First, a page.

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MOL

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MOL last won the day on June 28

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  1. The often forgotten part of insurance defence is that you're often defending an individual person who has been accused of injuring someone else. And they very may well have done it. But chances are, it wasn't intentional, they feel like shit about it and are scared of the legal process and the potential threat to their financial well being. Yes, you're hired by the insurer and you serve their interest as well but you're also helping individual people.
  2. This. In house departments are great for the "commodity" files. Not saying the in house folk don't take on a big files or serious losses, they do and some of them do a great job, but on a purely economic basis, the bulk of an insurer's files are going to be lower end soft tissue work. It makes sense for them to hire in house lawyers to do that kind of work on a cost benefit basis. Particularly given that the cost spread between an in house lawyer handling the file and an external lawyer handling it, is going to be a couple grand. May not sound like much but when you multiply that times the number of files, especially for the bigger monkeys in the tent (Aviva, Intact, Travellers etc), you can see why in house makes so much sense. On the external defence side, it is getting leaner. Pretty much every insurer has bill review teams or software that grind you on your invoices. They sure grind you on your hourly rate and you're only as good as your last beauty contest performance. If you want to do defence side work, you have to run a lean and mean shop and process a lot of volume.
  3. I'm curious, what about associate salaries?
  4. Right? Wonder how a haggard old refugee from Ontario might make out........
  5. I'm curious how that plays going up in year of call and where it tops out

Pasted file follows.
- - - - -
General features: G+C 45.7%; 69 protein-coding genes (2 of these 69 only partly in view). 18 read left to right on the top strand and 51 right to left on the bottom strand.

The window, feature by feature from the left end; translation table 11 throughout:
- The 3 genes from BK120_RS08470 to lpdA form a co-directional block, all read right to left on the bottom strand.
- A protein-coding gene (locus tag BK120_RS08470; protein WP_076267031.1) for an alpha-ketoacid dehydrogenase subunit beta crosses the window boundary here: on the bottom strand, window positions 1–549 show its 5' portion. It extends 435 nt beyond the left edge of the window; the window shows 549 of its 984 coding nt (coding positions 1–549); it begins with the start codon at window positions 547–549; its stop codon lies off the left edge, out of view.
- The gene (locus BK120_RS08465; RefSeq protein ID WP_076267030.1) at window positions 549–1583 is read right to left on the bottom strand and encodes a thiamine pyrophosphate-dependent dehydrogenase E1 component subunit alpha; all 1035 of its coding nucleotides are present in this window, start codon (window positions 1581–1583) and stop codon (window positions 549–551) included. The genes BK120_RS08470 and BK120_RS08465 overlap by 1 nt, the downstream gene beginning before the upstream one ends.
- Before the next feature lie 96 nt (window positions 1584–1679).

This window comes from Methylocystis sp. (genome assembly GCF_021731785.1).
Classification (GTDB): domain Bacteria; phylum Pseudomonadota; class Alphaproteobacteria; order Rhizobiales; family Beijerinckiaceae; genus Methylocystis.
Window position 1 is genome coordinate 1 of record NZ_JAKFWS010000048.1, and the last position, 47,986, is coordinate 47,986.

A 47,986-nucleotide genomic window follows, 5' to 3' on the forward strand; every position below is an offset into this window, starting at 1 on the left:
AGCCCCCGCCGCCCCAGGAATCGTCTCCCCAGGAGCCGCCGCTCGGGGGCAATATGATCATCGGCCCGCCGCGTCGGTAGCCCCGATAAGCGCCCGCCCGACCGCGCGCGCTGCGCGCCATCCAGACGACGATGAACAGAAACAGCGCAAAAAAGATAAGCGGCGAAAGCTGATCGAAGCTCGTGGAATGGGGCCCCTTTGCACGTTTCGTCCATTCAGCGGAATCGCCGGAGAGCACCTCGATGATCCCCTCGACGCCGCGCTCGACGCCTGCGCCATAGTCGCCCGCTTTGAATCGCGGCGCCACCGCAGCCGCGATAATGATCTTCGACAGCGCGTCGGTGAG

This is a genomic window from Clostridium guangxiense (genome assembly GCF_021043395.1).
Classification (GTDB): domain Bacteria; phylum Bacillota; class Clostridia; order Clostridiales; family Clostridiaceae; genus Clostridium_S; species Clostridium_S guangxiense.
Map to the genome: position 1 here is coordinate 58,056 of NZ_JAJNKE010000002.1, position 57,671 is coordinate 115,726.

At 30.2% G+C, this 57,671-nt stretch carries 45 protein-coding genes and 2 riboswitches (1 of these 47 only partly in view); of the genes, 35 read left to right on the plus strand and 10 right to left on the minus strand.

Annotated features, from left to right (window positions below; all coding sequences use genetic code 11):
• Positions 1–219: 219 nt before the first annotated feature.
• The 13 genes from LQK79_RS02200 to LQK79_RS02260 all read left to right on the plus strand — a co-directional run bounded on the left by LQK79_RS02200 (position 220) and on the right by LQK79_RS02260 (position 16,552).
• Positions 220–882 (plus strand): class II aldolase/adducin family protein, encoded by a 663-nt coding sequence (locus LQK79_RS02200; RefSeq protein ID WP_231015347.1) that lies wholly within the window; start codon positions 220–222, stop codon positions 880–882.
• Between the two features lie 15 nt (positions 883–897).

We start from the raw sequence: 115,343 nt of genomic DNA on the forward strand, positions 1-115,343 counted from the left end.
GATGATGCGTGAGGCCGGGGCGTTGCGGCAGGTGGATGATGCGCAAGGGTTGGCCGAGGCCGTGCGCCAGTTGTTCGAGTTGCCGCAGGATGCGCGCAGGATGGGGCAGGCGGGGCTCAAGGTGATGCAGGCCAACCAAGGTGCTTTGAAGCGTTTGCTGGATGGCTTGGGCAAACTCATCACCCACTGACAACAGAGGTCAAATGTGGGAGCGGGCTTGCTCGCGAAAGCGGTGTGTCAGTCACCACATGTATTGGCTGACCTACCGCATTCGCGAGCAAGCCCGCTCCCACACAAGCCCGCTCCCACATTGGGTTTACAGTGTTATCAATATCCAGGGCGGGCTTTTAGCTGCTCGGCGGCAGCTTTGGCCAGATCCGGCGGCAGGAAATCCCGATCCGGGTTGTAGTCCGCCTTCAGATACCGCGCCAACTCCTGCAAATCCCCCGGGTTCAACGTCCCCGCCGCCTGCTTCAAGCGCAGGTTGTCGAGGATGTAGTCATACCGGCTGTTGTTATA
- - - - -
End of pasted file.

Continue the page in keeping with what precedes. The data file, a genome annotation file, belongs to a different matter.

6. But do they get to carry guns or badges? I'm curious, do you get many lawyers applying?
  7. I recall having a couple Mounties in my law school class. The force was paying their way, guess they felt that it would be a good idea to have a couple serving members with legal credentials. This is going way back however and I don't believe the program is still in effect. Interestingly enough, I seriously considered a spot once as defence counsel for Mounties in disciplinary matters, it was actually a full time gig. A buddy who was a member told me to take it if I wanted a lot of beer bought for me. I sometimes wonder if that might not have been the right call : )
  8. Don't get a dog prior to or during articling. Look, articling is a big deal. You need to be able to devote your time and energy to it. Plus, you'll want to head out occasionally to grab drinks, dinner, show whatever. I have dogs. I love them to death but it's a significant time commitment for significant period of time; 8-15 years. If you want doggy contact, offer to walk friends, volunteer at the humane society - they always want dog walkers, etc. It's a decent compromise middle ground solution so that you can get your doggy fix but not have the commitment. Once you're out and practicing for a while, then you'll be better placed to decide if you are in a good spot to commit to a dog. You'll know your hours, where you're living etc.
  9. One bloggers thoughts on the matter....
  10. I bring my lunch almost every day. That being said, the one benefit not mentioned about buying your lunch out is that it gets you out of the office. I think there is a benefit to getting out away from your desk, walking wherever you have to go to get lunch and then walking back. It may be a brief break but the walk/break combo I think can pay off.
  11. Send me a PM. If you're still looking for someone to do the presenting, I can hook you up with someone. I have a shit ton of buddies who practice out there.
  12. Apply. If you get in, then worry. And yes, if you get it, take it. Not sure why this is even a question.
  13. I question the intelligence of anyone that appeared in said video if it exists. Fun is fun but that kind of thing has the potential to be a career killer in this day and age.
  14. I think I posted a version of this somewhere before, either here or lawbuzz. 0-4/5 years - you spend every moment shitting your pants because you don't know what you are doing 4/5-8/9 years - you become more confident and believe that you have a handle on everything 8/9 years on - you realize you were full of shit, you don't have a handle on everything but you become comfortable with it and don't sweat it as much
  15. MOL

    LPP

    I think what is also missing from the conversation is that the articling experience is so uneven. Some firms do a great job of teaching their students, others not so much. And that includes the factories on Bay.
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